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I guess there is the following difference between ordinal and cardinal numbers: while zero is a cardinal number, there is no ordinal number that corresponds to it: it makes no sense to talk about a (or the) "zeroth" something. Curiously enough, I think that there are many occasions where it is meaningful to talk about negative ordinal numbers. If I am considering a sequence of weeks, for instance, and only the weeks after some moment have some relevant feature, it will probably be reasonable to number those weeks with positive ordinals and to numer the previous weeks with negative ordinals. What do you think?

I guess there is the following difference between ordinal and cardinal numbers: while zero is a cardinal number, there is no ordinal number that corresponds to it: it makes no sense to talk about a (or the) "zeroth" something. Curiously enough, I think that there are many occasions where it is meaningful to talk about negative ordinal numbers. If I am considering a sequence of weeks, for instance, and only the weeks after some moment have some relevant feature, it will probably be reasonable to number those weeks with positive ordinals and to numer the previous weeks with negative ordinals. What do you think?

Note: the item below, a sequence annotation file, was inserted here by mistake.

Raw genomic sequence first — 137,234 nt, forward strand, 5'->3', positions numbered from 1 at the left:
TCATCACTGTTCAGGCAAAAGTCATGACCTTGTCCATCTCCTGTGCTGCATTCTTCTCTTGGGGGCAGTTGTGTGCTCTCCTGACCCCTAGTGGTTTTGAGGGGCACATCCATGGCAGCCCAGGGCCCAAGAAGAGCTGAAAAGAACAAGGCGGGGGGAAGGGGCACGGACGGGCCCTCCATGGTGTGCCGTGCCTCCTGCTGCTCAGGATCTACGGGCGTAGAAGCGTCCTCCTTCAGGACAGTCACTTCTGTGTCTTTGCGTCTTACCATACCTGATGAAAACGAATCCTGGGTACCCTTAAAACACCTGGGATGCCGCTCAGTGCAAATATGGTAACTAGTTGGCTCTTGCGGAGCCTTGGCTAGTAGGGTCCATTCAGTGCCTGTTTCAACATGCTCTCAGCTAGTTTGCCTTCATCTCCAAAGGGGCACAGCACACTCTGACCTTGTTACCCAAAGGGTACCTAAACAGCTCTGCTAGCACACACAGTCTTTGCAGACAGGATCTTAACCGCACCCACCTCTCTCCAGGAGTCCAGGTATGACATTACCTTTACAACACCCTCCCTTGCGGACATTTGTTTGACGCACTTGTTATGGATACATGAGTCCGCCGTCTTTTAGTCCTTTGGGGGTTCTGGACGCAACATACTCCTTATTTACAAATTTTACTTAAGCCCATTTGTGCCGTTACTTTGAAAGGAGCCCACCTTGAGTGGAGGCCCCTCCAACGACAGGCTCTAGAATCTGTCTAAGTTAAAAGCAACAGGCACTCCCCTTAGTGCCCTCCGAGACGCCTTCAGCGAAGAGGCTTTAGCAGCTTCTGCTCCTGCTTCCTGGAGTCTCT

Response from Jonathan Westphal on :

In physics there is the Zeroth Law of Thermodynamics, a transitivity of temperatures. If A and B have the same temperature, and B and C have the same temperature, then A and C have the same temperature. (A could be melting ice, B expanding mercury, and C bourbon at the correct temperature.) The name for the Law was devised after the names for the three laws of thermodynamics had become standard.